Dec 10, 2021 01:02 AM EST
Top Questions to Ask Before You Apply to College
Going to college is one of the biggest decisions that the average high schooler will need to make at that point in their life. It is an exciting and confusing time. While many high schoolers know what they want to do, others don't have a clue. This can leave them feeling lost and overwhelmed. For adults returning to college, they have different challenges. They are often going back to school to finish a degree or pursue a higher degree. The questions you would ask are going to be different because many working adults are already working in a career, while high schoolers are getting ready to step out into the real world. But here are the top questions to ask before you apply for college.
What career do I want to pursue?
It sounds so basic, but before you even pick a college, you should know what kind of career you want. Do you want something in the arts, business, sciences, or education? Answering this question might be easy for a working adult, but for a kid about to graduate high school, it can be a challenge. If a young person is undecided, they might think it will somehow delay their success in life. By not knowing what they want to do, they might feel like they are behind their peers. But not knowing is valid as well. Sometimes it helps to take a few classes at a community college to try out some new things. Or it could help to find some e-courses online just to get a better feel for the career options out there.
Do I need a college degree to pursue that career?
If you want a career in HVAC, you want one in construction, or you want to start a business editing YouTube videos, a university degree may not be the right option to start with. For people who desire a career in one of the trades, they would benefit from an apprenticeship or specialized program through their local trade schools and community colleges. While there are certain career choices like in medicine for instance that absolutely require a degree, there are others where a few college courses and a certification test is all that you need to start a career in a particular field.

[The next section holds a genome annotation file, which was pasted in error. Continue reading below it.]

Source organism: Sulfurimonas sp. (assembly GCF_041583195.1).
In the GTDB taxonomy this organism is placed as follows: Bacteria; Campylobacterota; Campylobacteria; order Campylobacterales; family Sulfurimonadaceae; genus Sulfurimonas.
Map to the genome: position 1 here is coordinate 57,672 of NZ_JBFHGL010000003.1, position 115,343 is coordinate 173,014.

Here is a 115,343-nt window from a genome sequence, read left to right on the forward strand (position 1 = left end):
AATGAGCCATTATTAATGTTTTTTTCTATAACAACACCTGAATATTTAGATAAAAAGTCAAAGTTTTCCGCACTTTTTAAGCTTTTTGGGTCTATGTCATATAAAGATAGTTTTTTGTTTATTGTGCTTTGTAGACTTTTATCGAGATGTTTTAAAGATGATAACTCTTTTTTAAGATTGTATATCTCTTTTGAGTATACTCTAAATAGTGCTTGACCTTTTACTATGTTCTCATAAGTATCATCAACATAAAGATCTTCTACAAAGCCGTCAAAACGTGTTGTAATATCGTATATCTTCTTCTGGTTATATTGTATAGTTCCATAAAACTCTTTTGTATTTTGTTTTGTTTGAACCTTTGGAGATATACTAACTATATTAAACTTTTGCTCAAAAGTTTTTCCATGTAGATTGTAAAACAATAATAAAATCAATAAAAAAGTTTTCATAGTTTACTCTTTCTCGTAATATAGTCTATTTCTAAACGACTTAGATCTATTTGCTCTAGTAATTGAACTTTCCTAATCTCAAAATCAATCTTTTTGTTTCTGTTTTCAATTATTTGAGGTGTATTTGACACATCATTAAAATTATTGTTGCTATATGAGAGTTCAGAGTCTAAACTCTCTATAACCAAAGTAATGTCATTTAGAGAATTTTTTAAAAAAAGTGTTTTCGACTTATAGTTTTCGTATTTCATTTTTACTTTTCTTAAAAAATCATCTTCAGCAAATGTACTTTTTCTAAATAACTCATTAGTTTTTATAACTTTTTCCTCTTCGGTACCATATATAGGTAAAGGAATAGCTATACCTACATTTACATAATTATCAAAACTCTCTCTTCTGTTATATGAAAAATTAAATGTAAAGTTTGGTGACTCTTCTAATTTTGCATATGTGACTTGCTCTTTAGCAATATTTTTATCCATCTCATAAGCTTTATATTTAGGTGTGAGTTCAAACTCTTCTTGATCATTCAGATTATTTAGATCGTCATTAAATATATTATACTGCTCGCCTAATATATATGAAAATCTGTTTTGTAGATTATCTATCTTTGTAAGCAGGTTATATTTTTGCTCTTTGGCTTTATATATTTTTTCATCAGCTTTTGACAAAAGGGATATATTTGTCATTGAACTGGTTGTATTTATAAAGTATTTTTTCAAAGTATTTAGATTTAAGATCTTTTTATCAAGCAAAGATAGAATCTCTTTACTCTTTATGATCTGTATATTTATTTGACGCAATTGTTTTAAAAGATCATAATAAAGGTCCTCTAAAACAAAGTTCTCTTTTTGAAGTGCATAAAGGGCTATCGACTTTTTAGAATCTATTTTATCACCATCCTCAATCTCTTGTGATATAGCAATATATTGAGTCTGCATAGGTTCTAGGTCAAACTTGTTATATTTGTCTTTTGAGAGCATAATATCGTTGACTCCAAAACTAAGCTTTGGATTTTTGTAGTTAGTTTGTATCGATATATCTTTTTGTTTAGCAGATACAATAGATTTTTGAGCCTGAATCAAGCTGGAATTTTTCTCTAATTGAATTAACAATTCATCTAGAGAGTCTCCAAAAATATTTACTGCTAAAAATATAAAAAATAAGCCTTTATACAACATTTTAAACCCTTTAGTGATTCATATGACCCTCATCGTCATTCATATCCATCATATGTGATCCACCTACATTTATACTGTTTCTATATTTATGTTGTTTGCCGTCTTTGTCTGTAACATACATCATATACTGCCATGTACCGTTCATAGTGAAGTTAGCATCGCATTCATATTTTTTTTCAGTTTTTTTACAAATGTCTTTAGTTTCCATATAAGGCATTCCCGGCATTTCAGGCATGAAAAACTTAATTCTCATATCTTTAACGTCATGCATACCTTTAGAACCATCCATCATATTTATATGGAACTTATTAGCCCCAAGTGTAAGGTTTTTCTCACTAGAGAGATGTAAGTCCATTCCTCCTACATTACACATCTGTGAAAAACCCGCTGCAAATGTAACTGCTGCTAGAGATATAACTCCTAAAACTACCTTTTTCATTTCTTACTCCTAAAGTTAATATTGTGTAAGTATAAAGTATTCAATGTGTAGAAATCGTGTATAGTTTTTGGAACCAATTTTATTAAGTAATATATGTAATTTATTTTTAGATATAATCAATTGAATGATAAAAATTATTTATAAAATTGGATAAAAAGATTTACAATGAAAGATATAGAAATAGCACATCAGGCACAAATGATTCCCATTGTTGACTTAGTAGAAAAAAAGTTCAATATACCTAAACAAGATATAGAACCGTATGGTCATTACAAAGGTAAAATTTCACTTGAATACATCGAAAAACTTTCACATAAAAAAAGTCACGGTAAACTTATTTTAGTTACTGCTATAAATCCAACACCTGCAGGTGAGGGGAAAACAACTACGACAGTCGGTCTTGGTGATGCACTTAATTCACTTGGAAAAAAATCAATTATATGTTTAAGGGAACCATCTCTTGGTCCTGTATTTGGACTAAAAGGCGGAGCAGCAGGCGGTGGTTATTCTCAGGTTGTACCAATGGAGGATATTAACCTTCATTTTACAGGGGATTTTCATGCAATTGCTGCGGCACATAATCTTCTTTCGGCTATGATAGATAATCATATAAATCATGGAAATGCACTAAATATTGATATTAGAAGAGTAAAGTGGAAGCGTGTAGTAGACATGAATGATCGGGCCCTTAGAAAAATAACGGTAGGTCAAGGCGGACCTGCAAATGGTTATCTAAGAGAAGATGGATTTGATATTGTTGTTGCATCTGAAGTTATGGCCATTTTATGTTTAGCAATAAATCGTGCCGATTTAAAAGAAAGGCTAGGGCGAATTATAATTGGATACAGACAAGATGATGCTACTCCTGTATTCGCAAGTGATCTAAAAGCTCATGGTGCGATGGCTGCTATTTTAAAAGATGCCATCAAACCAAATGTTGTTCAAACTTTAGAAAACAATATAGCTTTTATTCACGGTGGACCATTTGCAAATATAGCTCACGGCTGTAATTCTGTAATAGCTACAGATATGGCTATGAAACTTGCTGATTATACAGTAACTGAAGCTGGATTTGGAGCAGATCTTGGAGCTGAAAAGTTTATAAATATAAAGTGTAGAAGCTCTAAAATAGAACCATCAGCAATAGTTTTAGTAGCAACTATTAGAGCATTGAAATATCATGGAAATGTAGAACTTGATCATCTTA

Does the college I am applying for have the degree needed to pursue that career?
Once you know if you need the degree or not, you want to ensure the colleges you plan to apply for have the degree program or programs you are interested in. It would be a shame to find out that although you can pursue a Biology degree at a particular college, you can't get a degree in nutrition at that same school. Additionally, if you have multiple interests you plan to pursue like interactive media and art, you want to ensure the university has both options.
Can I afford the tuition out of pocket or will I need financial aid?
This is an important question to ask. Some students have worked throughout high school and saved for their education. Some adult learners have tuition assistance from their employer. And others have funds that their parents saved for them. You'll want to do a full analysis of the tuition and all the fees involved in attending college to see how much it will cost. If you need to pay the full amount, there are scholarships available for people in most situations. Additionally, if you qualify, there are federal grants and loans for students in need.
What's the average amount a year I expect to get in my industry when I am done with school?
Some degrees have a low ROI. Meaning, you will spend a lot of money on your education without getting a very high paying job when you are done. This unfortunate truth is evident in social work. Most social workers have a master's degree in order to do their jobs. However, the pay for the average social worker is around $57,000. But that's average. In some areas, it's as low as $30,000. That might seem like decent money, but in inner cities, that money does not go a long way. If there are student loans to pay off, it makes the salary feel even lower.
Is there a different college that offers the same degree for a lower cost?
If the cost of your #1 college is high, it's important to consider alternatives, especially if the salary expectations coming out of college are low. If you can find the same degree for a lower cost, you'll owe less when you get out of school and be able to enjoy the fruits of all your hard work.
Join the Conversation